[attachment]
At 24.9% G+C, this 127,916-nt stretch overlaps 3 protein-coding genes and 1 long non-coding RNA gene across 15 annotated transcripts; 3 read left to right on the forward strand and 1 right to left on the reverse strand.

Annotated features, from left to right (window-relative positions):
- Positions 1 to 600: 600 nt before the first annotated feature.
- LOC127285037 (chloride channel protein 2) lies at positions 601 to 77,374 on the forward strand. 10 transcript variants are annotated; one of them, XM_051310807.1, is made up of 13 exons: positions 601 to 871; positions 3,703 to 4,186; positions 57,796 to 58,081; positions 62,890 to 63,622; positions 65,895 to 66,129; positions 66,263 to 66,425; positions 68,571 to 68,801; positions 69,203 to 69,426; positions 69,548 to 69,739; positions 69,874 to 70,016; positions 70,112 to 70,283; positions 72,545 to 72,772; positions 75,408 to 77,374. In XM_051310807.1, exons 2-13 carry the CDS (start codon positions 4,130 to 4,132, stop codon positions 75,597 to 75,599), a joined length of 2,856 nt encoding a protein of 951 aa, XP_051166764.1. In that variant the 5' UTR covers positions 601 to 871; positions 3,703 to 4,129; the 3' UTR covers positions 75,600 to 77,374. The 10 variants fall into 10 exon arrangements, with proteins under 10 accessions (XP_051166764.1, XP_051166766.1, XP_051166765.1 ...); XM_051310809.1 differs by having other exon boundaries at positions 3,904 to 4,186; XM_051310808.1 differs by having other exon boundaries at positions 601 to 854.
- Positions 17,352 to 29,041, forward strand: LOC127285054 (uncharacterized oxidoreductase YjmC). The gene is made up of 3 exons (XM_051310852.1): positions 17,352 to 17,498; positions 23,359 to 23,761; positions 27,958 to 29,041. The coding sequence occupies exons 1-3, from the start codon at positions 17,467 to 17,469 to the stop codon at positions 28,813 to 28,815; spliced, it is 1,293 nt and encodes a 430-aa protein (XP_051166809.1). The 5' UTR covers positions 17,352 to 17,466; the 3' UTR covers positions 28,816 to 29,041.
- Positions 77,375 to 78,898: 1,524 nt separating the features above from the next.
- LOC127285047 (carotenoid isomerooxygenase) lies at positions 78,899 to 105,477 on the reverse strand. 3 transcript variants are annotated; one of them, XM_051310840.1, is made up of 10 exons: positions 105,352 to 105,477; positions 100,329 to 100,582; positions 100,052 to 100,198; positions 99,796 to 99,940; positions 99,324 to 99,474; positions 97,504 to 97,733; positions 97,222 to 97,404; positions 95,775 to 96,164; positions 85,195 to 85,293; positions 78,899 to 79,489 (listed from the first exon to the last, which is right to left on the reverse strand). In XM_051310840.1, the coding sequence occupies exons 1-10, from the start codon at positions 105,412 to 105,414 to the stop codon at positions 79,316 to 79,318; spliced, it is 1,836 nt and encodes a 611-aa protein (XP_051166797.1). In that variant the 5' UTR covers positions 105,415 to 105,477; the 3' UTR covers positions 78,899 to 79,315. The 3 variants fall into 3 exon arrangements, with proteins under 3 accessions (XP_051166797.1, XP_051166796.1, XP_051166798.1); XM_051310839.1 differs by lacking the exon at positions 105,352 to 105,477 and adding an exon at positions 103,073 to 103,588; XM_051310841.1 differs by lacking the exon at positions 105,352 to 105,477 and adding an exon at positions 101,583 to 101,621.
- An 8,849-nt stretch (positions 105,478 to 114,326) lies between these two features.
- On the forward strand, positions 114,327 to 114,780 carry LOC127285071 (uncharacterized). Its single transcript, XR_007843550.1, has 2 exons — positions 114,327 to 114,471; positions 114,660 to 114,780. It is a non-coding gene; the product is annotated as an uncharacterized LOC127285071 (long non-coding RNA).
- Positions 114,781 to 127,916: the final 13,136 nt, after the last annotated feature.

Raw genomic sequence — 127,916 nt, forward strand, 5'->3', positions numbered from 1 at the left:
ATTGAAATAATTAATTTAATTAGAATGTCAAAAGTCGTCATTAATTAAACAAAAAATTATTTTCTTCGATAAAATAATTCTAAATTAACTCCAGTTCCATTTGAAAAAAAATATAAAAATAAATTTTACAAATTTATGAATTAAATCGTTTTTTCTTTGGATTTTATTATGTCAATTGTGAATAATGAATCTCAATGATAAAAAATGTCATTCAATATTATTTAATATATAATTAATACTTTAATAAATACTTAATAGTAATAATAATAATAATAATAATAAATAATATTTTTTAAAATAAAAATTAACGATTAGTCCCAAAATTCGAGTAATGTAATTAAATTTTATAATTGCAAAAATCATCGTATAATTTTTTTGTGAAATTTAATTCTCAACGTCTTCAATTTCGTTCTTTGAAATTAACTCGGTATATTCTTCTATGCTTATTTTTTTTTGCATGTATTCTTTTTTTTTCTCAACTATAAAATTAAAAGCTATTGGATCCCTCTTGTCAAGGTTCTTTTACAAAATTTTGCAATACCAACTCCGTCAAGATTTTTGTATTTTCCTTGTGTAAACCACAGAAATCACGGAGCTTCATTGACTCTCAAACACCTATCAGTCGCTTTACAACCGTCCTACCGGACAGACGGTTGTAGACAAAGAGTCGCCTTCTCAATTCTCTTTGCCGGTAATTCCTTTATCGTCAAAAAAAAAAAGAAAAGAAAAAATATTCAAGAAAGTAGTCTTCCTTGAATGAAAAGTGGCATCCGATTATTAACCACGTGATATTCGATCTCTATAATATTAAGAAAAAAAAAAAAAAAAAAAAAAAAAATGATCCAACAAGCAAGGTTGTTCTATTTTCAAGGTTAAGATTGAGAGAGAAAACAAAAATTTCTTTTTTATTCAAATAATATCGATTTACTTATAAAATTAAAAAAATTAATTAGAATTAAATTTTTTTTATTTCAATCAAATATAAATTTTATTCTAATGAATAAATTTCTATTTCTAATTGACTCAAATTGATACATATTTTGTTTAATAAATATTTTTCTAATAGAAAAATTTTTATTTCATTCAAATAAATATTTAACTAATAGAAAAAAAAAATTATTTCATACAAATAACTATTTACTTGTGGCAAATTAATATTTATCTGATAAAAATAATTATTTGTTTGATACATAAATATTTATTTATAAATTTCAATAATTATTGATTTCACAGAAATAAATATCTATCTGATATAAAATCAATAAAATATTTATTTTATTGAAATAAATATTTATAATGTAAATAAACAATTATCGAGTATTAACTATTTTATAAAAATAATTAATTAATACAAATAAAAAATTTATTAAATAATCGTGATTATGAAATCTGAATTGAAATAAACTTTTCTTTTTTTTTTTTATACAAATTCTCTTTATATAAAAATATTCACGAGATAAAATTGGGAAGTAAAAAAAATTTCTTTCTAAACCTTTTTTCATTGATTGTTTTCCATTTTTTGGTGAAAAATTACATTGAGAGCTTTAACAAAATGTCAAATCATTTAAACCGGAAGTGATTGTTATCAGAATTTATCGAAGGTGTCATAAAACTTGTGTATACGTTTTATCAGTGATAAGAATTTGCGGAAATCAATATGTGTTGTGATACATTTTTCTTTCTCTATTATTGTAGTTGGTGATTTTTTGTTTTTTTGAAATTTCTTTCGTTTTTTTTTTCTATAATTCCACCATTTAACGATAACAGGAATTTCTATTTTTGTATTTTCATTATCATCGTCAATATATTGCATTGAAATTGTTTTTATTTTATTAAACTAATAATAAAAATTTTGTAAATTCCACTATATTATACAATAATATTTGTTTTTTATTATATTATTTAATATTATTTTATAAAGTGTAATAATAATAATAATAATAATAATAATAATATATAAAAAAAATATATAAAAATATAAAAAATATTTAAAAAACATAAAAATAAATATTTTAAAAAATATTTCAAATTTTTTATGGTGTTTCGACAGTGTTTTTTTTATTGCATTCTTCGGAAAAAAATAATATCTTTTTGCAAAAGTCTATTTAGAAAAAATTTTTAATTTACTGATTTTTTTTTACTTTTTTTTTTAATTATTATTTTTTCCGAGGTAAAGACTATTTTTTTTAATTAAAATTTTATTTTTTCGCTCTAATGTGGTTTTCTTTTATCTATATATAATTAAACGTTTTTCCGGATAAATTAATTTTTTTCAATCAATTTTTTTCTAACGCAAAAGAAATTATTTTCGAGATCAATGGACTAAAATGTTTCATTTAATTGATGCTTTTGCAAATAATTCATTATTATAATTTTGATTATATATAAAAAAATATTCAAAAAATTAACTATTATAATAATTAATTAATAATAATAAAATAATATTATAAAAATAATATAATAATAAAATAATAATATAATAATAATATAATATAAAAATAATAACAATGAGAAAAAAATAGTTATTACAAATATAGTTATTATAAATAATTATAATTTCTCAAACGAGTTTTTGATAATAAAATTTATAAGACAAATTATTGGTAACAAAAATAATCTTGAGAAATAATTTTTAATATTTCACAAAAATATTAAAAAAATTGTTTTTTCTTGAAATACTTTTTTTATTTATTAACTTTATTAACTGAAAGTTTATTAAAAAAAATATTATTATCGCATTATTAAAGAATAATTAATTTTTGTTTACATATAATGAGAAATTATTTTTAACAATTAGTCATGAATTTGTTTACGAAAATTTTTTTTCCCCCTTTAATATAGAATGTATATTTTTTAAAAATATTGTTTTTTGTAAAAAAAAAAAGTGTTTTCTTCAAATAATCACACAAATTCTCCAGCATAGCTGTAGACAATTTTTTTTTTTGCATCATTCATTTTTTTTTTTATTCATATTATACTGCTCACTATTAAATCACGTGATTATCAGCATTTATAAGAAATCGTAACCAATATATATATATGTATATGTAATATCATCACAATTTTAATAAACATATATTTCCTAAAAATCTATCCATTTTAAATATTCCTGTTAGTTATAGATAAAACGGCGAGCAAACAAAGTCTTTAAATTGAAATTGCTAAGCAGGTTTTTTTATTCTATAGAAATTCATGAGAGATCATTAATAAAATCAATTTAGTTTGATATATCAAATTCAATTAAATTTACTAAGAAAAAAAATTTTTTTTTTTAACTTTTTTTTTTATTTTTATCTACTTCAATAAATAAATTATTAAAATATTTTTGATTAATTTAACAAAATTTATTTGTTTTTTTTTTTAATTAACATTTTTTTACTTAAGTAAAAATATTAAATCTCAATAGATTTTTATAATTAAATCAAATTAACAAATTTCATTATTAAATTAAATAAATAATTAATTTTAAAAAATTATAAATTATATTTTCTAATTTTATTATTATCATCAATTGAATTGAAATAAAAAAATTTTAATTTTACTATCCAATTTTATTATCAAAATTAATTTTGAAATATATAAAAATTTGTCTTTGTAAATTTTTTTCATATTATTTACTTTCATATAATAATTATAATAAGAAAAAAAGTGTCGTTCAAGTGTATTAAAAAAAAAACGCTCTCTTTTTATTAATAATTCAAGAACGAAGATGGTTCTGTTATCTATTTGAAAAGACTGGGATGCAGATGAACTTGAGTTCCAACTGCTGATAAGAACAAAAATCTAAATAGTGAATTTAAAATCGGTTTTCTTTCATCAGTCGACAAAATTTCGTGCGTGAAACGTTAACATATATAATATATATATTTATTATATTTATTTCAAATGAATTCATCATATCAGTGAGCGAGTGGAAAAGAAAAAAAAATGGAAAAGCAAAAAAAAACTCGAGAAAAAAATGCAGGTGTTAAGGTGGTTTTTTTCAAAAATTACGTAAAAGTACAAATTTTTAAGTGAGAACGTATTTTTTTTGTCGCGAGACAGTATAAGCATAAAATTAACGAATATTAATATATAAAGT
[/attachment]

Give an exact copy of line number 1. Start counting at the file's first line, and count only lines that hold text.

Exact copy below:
At 24.9% G+C, this 127,916-nt stretch overlaps 3 protein-coding genes and 1 long non-coding RNA gene across 15 annotated transcripts; 3 read left to right on the forward strand and 1 right to left on the reverse strand.